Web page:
` Catalyst activity .as herein employed means the number of parts by Weight of a fresh reference catalyst that'would be required to obtain the same extent of conversion as is effected by 100 parts by weight of the catalyst being rated under the same operating conditions. (De terniinahon of Activity and selectivity of Cracking Catalyst presented by'Shankland and Schmitkons at November 10,1947, meeting of American Petroleum Institute.) The decline of catalyst activity with coke still gas oil enormously decreases the conversion which can be elected The product distribution in the catalytic crackmg step is likewise remarkably improved by the HF extraction step as shown by the following results:
Although the light cycle oil from the catalytic cracking of FF extracted gas oil is of somewhat lower quality for distillate fuel oil preparation than extracted coke still gas oil itself, certain fractions thereof will meet BQI and sulfur specications and the BQI impro-vement in particular is remarkable. It should be noted that the HF extraction lowers the coke yield to less than half of its original value, markedly increases the gasoline yield and produces a gasoline which, with the addition of tetraethyl lead in amounts of 1 cc. and 3 cc. respectively, is even superior to the gasoline produced from unextracted coke still gas oil.
It should be emphasized that the HF extraction in all cases is effected without the necessity of employing BFa or other additives which so greatly increase the cost and difliculty of refining.
While preferred examples of the invention have been described in considerable detail it should be understood that the invention is not limited thereto since numerous alternative procedures and operating conditions will be apparent from the above description to those skilled in the art.
I claim:
1. A method of obtaining a high quality distillate fuel, which method comprises coking a virgin high boiling fraction of a high sulfur crude oil, effecting said coking at a. temperature between about 850 F. and about 1000 F. at a pressure between about 15 and about 100 p. s. i. to produce principally a coke still gas oil having an A. P. I. gravity below 30, more than 1 weight percent of sulfur and a, burning quality index less than 50, extracting said coke still gas oil with liquid hydrogen fluoride in an amount between about 20 and about 50 percent by volume, based on said coke still gas oil, at a temperature between about 50 F. and about 150 F. to produce a raflinate, fractionally distilling said raiiinate to obtain a distillate fuel oil fraction boiling between about 350 F. and about 650F., the last-named fraction having a sulfur content not in excess of about 0.3 weight percent and a burning quality index of at least 75.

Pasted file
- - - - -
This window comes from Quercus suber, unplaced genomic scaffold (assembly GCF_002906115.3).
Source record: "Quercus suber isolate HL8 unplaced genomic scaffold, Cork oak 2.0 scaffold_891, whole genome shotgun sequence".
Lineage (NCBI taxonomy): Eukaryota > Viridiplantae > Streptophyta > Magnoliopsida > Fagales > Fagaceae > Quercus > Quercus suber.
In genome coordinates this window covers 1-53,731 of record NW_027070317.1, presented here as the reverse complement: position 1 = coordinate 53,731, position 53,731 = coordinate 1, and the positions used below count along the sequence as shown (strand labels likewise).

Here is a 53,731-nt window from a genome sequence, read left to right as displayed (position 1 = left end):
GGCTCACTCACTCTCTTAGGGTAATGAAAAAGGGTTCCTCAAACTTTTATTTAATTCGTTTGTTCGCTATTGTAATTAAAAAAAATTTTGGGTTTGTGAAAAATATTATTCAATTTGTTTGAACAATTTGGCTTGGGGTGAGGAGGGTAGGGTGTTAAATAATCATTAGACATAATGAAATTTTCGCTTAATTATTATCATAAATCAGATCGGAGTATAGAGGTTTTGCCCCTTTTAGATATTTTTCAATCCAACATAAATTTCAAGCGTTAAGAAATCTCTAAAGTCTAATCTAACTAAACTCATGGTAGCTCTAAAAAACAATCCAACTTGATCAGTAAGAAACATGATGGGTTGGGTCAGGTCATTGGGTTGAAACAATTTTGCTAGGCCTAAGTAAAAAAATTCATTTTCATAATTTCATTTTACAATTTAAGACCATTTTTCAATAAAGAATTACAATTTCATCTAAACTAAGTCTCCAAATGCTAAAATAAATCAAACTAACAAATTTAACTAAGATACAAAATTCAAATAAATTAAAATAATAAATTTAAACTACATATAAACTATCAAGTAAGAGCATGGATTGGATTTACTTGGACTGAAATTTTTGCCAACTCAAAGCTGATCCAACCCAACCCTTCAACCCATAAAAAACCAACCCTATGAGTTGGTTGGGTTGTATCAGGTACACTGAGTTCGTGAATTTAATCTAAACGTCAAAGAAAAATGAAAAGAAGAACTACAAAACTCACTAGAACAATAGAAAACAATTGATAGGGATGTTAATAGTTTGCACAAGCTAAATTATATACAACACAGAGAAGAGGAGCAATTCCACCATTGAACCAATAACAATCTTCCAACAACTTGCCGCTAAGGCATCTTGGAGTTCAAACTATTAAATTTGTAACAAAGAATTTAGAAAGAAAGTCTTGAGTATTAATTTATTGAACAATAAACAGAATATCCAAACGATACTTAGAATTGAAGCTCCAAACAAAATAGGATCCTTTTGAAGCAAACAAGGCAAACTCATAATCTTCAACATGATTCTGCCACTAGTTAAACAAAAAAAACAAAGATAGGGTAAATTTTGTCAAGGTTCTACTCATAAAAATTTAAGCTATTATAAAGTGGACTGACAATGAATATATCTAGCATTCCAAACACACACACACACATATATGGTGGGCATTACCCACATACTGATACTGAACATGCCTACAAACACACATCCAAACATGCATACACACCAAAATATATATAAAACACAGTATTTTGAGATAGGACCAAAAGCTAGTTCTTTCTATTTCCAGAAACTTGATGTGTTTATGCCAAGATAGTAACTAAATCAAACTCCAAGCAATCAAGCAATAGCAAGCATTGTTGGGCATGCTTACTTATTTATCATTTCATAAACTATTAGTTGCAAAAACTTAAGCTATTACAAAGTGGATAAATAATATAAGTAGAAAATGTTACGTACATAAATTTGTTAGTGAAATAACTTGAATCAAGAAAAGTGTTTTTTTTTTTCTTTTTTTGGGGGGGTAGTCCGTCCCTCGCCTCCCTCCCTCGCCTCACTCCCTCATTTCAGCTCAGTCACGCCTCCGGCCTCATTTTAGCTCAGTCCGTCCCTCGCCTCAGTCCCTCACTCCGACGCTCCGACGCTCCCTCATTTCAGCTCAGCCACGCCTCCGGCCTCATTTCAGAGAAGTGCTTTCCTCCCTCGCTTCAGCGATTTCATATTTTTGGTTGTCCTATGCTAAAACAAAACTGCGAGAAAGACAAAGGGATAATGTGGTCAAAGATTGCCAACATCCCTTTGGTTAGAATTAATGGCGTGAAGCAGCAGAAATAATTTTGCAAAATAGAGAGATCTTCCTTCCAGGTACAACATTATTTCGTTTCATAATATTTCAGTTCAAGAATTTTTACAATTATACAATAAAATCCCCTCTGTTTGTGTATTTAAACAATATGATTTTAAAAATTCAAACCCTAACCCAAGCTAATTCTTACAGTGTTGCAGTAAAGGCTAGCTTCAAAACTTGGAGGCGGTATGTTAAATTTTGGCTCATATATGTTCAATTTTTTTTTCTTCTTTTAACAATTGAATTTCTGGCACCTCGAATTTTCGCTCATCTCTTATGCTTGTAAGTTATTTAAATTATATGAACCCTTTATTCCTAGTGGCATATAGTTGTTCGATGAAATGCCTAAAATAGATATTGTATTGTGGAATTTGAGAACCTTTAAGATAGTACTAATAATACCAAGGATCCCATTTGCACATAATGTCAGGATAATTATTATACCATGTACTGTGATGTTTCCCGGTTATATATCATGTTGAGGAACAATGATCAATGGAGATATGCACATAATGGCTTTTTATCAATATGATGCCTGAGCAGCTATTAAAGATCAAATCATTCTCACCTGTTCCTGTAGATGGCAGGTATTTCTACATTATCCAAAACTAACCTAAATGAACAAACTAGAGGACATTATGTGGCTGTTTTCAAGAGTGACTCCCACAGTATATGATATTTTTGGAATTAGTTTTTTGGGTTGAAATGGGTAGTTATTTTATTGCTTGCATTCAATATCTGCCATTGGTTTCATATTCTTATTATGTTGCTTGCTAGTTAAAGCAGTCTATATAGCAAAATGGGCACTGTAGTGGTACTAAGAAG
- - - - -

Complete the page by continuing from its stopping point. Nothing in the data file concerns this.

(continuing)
2. The method of producing high quality distillate fuel from a coke still gas oil obtained by the coking of a high boiling fraction of a high sulfur crude oil at a temperature in the range of about 850 F. t0 about 1000 F. at a pressure between about 15 and about 100 pounds per square inch to produce principally a coke still gas oil having more than one weight per cent oi sulfur and a burning quality index not higher than about 50, which method comprises contacting said coke still gas oil with liquid hydrogen uoride at a temperature in the range of about 50 F. to 150 F. with a hydrogen fluo-ride to oil volume ratio which is greater than .1:1 and less than .6:1 with a time of contact less than 60 minutes but Sunicient to produce a raffinate having a sulfur content not substantially in excess of about 0.5 weight per cent, separately removing hydrogen fluoride from the raffinate and extract produced in the contacting step, and fractionating the hydrogen iiuoride-iree raffinate to obtain a distillate fuel oil fraction boiling chiefly in the range of 350 F. to 650 F., said distillate fuel oil fraction having a sulfur content not in excess of about 0.3 weight per cent and a burning quality index of at least about 75. Y